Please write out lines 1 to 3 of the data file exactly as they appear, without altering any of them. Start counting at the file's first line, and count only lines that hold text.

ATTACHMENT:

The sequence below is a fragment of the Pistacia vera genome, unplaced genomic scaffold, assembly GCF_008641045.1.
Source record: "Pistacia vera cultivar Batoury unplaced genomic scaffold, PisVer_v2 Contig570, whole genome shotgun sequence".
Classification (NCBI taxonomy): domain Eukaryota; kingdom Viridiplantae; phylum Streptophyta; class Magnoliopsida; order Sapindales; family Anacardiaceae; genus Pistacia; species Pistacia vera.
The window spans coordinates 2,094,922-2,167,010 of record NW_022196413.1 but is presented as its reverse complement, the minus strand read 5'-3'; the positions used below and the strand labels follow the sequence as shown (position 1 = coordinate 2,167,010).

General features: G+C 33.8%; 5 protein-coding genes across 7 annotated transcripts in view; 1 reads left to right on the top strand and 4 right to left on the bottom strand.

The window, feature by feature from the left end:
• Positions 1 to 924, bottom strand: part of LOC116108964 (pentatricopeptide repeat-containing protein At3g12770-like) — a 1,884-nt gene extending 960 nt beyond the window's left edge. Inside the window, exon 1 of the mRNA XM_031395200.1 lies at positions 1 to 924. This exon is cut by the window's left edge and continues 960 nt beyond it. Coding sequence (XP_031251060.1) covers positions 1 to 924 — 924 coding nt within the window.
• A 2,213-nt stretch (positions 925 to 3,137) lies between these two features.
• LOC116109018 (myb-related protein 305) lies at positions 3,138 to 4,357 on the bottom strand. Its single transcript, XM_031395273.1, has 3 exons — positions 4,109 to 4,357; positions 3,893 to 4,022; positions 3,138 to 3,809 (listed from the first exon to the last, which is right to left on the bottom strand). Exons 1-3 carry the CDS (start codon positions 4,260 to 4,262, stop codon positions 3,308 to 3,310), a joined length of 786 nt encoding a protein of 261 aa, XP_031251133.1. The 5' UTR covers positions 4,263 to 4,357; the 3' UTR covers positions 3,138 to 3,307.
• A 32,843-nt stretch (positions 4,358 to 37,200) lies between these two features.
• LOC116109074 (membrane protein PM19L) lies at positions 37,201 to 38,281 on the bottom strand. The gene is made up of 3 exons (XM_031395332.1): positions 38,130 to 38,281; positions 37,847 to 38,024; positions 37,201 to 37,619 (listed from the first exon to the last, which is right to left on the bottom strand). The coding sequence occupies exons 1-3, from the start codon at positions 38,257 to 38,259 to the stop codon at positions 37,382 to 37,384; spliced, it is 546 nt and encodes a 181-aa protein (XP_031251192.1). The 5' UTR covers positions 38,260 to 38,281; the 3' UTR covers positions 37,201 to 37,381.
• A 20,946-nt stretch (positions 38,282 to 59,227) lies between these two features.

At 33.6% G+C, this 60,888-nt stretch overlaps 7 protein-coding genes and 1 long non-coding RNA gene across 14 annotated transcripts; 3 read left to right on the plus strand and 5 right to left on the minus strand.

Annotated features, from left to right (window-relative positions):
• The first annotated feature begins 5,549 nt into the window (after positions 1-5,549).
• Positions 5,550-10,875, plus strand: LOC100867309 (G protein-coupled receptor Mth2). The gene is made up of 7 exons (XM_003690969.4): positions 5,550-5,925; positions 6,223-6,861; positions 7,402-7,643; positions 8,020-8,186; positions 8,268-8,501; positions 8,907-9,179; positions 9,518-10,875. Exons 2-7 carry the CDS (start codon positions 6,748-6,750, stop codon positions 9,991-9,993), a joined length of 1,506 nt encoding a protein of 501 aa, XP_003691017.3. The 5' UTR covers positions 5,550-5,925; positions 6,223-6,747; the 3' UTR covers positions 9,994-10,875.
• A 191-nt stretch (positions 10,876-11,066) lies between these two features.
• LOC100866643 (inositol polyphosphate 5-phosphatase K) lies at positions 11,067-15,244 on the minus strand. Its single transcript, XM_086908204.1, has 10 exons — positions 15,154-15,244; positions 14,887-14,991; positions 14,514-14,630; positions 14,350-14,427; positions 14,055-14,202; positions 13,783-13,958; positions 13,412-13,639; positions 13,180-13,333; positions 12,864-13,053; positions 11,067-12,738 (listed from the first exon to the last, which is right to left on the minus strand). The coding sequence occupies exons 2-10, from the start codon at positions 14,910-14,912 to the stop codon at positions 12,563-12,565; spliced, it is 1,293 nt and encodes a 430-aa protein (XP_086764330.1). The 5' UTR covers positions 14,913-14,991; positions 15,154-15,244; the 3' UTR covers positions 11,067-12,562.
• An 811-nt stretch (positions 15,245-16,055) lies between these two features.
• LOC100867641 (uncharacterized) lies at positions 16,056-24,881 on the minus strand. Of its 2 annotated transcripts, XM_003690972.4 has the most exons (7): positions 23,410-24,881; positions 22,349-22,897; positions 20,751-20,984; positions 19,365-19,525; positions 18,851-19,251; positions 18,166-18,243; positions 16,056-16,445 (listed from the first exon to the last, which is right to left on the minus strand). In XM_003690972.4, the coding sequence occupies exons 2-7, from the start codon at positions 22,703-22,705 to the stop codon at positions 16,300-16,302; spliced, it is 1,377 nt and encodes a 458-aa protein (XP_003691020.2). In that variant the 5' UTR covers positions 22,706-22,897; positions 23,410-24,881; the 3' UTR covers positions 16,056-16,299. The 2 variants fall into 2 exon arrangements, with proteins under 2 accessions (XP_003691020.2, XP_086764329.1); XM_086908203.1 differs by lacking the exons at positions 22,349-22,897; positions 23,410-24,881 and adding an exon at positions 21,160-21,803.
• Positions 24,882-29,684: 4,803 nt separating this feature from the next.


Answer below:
The sequence below is a fragment of the Pistacia vera genome, unplaced genomic scaffold, assembly GCF_008641045.1.
Source record: "Pistacia vera cultivar Batoury unplaced genomic scaffold, PisVer_v2 Contig570, whole genome shotgun sequence".
Classification (NCBI taxonomy): domain Eukaryota; kingdom Viridiplantae; phylum Streptophyta; class Magnoliopsida; order Sapindales; family Anacardiaceae; genus Pistacia; species Pistacia vera.